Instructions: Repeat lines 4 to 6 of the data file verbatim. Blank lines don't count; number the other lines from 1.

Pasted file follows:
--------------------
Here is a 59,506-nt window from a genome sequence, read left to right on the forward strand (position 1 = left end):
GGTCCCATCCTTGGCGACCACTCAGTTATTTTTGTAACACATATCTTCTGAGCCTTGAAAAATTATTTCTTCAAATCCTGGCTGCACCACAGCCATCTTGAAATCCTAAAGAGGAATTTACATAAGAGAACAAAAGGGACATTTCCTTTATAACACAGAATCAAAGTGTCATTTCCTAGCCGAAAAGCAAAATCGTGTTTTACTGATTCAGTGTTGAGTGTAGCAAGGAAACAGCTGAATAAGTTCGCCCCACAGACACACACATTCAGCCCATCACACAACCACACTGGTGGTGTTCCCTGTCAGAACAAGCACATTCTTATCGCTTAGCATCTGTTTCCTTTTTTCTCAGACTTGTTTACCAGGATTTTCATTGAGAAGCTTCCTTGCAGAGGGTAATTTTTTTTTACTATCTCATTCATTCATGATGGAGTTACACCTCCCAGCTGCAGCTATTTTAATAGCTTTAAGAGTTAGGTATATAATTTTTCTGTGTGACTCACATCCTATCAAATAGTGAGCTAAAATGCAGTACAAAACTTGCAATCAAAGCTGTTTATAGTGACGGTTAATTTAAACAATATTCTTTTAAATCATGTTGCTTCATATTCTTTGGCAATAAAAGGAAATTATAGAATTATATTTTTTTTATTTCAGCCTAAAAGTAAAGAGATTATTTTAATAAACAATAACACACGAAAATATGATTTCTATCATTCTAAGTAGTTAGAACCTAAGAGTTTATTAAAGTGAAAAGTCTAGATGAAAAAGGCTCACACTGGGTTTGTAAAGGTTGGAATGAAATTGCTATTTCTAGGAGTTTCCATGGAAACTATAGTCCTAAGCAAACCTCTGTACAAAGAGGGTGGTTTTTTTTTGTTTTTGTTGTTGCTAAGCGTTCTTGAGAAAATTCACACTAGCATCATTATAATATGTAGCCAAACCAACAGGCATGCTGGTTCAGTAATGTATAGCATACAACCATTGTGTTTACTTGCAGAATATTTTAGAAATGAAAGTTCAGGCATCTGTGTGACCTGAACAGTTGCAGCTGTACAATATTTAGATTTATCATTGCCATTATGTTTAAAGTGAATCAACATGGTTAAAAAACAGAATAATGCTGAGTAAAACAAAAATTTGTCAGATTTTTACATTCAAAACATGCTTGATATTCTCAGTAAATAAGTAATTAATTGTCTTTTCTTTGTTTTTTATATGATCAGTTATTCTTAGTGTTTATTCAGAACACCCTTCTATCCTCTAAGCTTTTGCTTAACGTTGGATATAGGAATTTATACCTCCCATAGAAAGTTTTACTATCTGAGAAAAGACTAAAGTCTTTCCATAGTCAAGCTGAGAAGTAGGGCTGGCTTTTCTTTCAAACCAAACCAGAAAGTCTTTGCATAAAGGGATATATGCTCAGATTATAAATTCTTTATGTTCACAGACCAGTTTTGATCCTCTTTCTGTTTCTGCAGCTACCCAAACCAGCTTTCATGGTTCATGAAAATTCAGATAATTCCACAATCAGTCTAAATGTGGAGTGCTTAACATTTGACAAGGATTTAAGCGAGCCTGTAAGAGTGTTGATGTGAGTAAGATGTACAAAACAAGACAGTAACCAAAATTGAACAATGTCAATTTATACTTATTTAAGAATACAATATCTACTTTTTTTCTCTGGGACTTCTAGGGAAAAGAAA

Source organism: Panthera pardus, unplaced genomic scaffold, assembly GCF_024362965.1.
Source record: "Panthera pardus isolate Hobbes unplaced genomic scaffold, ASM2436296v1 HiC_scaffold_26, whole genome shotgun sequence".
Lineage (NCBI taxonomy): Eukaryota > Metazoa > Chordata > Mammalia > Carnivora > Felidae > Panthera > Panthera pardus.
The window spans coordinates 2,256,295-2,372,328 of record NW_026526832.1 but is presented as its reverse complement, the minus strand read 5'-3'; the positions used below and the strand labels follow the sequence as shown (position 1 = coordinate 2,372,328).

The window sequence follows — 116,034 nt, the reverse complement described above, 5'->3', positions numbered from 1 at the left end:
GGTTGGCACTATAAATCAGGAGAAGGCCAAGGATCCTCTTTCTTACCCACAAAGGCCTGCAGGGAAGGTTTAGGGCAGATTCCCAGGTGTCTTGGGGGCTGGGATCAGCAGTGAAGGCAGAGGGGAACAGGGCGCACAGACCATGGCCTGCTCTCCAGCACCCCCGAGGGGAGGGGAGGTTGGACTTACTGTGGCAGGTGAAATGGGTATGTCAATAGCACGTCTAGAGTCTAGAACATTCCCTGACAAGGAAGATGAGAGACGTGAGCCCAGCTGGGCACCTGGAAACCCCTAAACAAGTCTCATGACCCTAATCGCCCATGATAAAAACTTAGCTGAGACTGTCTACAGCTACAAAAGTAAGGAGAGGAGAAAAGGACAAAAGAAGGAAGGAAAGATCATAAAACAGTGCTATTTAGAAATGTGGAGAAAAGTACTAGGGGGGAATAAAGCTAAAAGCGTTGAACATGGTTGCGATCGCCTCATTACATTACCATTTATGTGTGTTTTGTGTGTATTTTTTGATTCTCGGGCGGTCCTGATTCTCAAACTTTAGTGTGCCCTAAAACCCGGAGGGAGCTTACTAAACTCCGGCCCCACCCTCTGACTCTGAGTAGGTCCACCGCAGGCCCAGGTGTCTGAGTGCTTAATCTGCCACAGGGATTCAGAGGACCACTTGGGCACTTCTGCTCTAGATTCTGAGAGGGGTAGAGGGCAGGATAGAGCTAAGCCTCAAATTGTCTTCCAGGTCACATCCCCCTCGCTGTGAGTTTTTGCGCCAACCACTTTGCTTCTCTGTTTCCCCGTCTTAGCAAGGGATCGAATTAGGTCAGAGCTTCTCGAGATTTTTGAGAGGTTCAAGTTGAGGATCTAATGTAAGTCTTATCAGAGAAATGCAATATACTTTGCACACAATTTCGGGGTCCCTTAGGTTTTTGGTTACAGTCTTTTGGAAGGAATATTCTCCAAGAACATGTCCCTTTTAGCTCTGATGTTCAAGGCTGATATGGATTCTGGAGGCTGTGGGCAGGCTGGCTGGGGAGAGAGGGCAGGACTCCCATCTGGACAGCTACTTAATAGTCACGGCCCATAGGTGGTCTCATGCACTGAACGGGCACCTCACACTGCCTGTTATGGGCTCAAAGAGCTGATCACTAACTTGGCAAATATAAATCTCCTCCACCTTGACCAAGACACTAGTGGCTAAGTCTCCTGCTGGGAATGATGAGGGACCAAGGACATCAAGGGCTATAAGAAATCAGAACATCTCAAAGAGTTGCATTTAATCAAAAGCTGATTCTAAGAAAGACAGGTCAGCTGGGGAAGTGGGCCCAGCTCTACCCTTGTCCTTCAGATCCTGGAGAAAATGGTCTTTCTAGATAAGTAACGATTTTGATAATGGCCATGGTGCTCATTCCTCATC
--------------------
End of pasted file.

Source record: "Panthera pardus isolate Hobbes unplaced genomic scaffold, ASM2436296v1 HiC_scaffold_26, whole genome shotgun sequence".
Lineage (NCBI taxonomy): Eukaryota > Metazoa > Chordata > Mammalia > Carnivora > Felidae > Panthera > Panthera pardus.
The window spans coordinates 2,256,295-2,372,328 of record NW_026526832.1 but is presented as its reverse complement, the minus strand read 5'-3'; the positions used below and the strand labels follow the sequence as shown (position 1 = coordinate 2,372,328).